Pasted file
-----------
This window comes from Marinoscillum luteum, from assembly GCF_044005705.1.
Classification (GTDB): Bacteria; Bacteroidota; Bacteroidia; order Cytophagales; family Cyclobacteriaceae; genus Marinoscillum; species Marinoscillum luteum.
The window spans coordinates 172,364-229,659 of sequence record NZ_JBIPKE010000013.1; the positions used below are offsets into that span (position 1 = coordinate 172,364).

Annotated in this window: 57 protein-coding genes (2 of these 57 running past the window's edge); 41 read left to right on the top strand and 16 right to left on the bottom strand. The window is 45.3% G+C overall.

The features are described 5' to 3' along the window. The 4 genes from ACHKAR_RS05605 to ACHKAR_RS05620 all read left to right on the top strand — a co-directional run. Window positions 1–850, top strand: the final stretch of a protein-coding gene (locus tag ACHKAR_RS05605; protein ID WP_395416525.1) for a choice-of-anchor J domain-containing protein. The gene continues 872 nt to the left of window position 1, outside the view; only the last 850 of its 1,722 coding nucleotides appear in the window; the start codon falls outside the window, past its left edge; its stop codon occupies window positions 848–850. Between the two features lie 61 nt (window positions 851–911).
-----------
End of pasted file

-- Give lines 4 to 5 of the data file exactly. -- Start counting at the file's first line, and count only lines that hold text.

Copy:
Annotated in this window: 57 protein-coding genes (2 of these 57 running past the window's edge); 41 read left to right on the top strand and 16 right to left on the bottom strand. The window is 45.3% G+C overall.

The features are described 5' to 3' along the window. The 4 genes from ACHKAR_RS05605 to ACHKAR_RS05620 all read left to right on the top strand — a co-directional run. Window positions 1–850, top strand: the final stretch of a protein-coding gene (locus tag ACHKAR_RS05605; protein ID WP_395416525.1) for a choice-of-anchor J domain-containing protein. The gene continues 872 nt to the left of window position 1, outside the view; only the last 850 of its 1,722 coding nucleotides appear in the window; the start codon falls outside the window, past its left edge; its stop codon occupies window positions 848–850. Between the two features lie 61 nt (window positions 851–911).